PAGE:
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It’s amazing that Vince Clarke has been a part of not one, but three ground-breaking bands and all within the span of five years in the early 1980s.
First, he jump-started Depeche Mode being one of the primary songwriters for that band’s exceptional debut SPEAK & SPELL providing such memorable tracks as “Just Can’t Get Enough”, “Dreaming of Me” and “New Life”
Leaving after the release of that ground-breaking first album, Clarke then formed a partnership with singer Alison Moyet with Yaz (known as Yazoo in the U.K.). The two albums they put out in 1982 and 1983 (UPSTAIRS AT ERIC’S and YOU AND ME BOTH) again provided some of the best 1980s pop around and continued to showcase Clarke’s incredible skills as an electro-pop guru.
Yaz broke up pretty quickly and then Clarke found his final and longest lasting musical partnership with Andy Bell with the formation of Erasure in 1985 which is in its fourth decade of existence and going strong.
The interesting thing about Erasure is how Bell, in many ways, was a similar singer delivering high register notes in the range of Moyet. Yet, Clarke and Bell went even further and found an even bigger mainstream success as Erasure.
The hit songs kept coming from “O L’amour” and “Who Needs Love Like That.” And the group, like Depeche Mode, they never feared breaking new ground or pushing the limits to their song craftsmanship. They’ve had so many great albums, that when one of their discs didn’t quite live up to the vast riches of the rest of their song catalogue, it’s didn’t ever reflect badly on them either
Thankfully, their latest disc TOMORROW’S WORLD ranks up as their most consistent release since 2000’s LOVEBOAT.
And the weird thing about it, as much as there’s still the blips and bloops of electronics mixed in with the pop-happy hooks, the group actually sounds much more current than it has in the past with their latest release.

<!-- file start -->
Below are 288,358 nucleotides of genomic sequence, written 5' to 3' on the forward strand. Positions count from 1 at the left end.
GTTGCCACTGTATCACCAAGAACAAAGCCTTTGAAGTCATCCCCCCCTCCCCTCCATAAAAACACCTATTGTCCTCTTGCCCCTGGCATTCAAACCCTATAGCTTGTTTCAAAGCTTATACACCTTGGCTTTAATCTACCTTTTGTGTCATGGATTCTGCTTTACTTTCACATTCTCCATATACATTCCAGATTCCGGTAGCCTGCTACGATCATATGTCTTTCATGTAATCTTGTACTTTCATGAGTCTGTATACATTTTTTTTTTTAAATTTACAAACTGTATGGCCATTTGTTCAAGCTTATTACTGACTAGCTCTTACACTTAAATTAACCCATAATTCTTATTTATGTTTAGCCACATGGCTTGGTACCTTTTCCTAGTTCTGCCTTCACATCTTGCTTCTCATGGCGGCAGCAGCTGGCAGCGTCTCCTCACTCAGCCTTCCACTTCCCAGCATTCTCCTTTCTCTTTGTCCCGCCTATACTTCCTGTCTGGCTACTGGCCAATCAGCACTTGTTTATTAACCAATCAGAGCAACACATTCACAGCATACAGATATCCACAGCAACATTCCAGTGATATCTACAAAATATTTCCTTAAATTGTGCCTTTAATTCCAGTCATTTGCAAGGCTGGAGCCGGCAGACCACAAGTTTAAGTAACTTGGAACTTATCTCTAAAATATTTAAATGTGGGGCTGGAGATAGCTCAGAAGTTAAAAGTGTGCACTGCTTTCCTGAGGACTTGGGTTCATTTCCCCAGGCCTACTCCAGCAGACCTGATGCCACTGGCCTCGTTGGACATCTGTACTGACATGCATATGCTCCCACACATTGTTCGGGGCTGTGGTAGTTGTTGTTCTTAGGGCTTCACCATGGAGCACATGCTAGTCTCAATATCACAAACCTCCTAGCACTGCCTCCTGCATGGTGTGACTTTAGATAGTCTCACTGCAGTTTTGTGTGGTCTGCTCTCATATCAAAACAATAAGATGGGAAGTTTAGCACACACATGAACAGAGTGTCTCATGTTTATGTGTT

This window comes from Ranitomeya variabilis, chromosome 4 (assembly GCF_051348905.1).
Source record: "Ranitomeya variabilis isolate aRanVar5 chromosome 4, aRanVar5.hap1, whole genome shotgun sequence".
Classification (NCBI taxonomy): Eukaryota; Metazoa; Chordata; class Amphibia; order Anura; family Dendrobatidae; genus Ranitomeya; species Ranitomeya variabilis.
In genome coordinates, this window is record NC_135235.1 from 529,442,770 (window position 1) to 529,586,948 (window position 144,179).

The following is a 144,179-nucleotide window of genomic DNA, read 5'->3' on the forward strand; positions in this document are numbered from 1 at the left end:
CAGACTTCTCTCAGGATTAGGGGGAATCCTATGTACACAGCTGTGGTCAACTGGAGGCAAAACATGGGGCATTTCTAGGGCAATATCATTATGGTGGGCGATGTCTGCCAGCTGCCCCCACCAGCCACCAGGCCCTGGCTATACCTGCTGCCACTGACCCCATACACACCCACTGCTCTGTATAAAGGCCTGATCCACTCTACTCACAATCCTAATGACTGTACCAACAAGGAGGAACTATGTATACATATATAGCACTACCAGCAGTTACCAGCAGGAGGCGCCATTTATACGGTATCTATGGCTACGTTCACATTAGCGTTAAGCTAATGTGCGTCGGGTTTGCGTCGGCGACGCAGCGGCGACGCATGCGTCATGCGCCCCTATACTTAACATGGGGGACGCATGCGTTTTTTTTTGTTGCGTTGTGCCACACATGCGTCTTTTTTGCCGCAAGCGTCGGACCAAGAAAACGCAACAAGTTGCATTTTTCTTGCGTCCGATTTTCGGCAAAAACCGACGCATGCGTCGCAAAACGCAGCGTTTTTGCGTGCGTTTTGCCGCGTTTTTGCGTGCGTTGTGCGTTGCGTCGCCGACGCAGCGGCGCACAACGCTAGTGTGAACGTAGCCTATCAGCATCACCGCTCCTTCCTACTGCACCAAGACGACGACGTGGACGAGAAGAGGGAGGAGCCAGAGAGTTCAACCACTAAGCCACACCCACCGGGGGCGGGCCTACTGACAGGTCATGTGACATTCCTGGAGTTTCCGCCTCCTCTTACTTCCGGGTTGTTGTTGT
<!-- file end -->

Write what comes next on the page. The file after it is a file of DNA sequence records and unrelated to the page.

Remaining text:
Maybe it’s because singers such as Katy Perry and Lady Gaga are so steeped in ‘80s style pop, appropriating it for their own 21st Century devices, that Erasure doesn’t sound as alien and foreign as it once did to those outside of the alternative music scene.
There are some pretty strong songs here. The opening track “Be With You” is a highly catchy, so is the infectious “Fill You Fire” and lead off “When I Start To (Break It All Down”) – all which sound like songs that could fit snugly on any of their previous releases.
Then you get into “What Will I Say When You’re Gone” and “You’ve Got to Save Me Now” with the disc slamming into overdrive. These are amazingly produced tracks. They feel mature and not overly kitschy as some Erasure tracks can sometimes sneak into. “You’re Got To Save Me Now” even has an electronic gospel tinge feel – something Erasure has never tried and succeeds widely here. This song is a hit single in the making – radio get ready.
“A Whole Lotta Love Run Riot” is one of the weaker tracks – which appropriates a little too much Gaga for its own good.
“Just When I Thought It Was Ending” is a great heartbreak song – with some excellent programming and instrumentation. It’s a shame it’s so buried late in the album. It’s the closing track on all variations on the album – CD and digital download except for the iTunes version.
On iTunes, the band includes an exclusive bonus track “Shot to the Heart” that rounds out the release as a solid 10-track album. In some weird way, they’ve saved one of the best tracks as an Easter egg for die-hard fans to discover. This is an awesome song – more ‘80s era Erasure than anything else on here. And for fans of 80s-era Erasure, they will not be disappointed.
TOMORROW’S WORLD is a great pop album featuring Clarke at the top of his synth programming game and Bell reaching new highs with his vocals. As many 1980s singers have a hard time living up the vocal pyrotechnics of their heyday, Bell sounds absolutely refreshed and at the top of his game. Then again, when you have such a strong group of songs as these – it’s hard not to stay inspired and push everything to the limits.
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Article Source: Assignment X
Article: CD Review – Erasure – “Tomorrow’s World”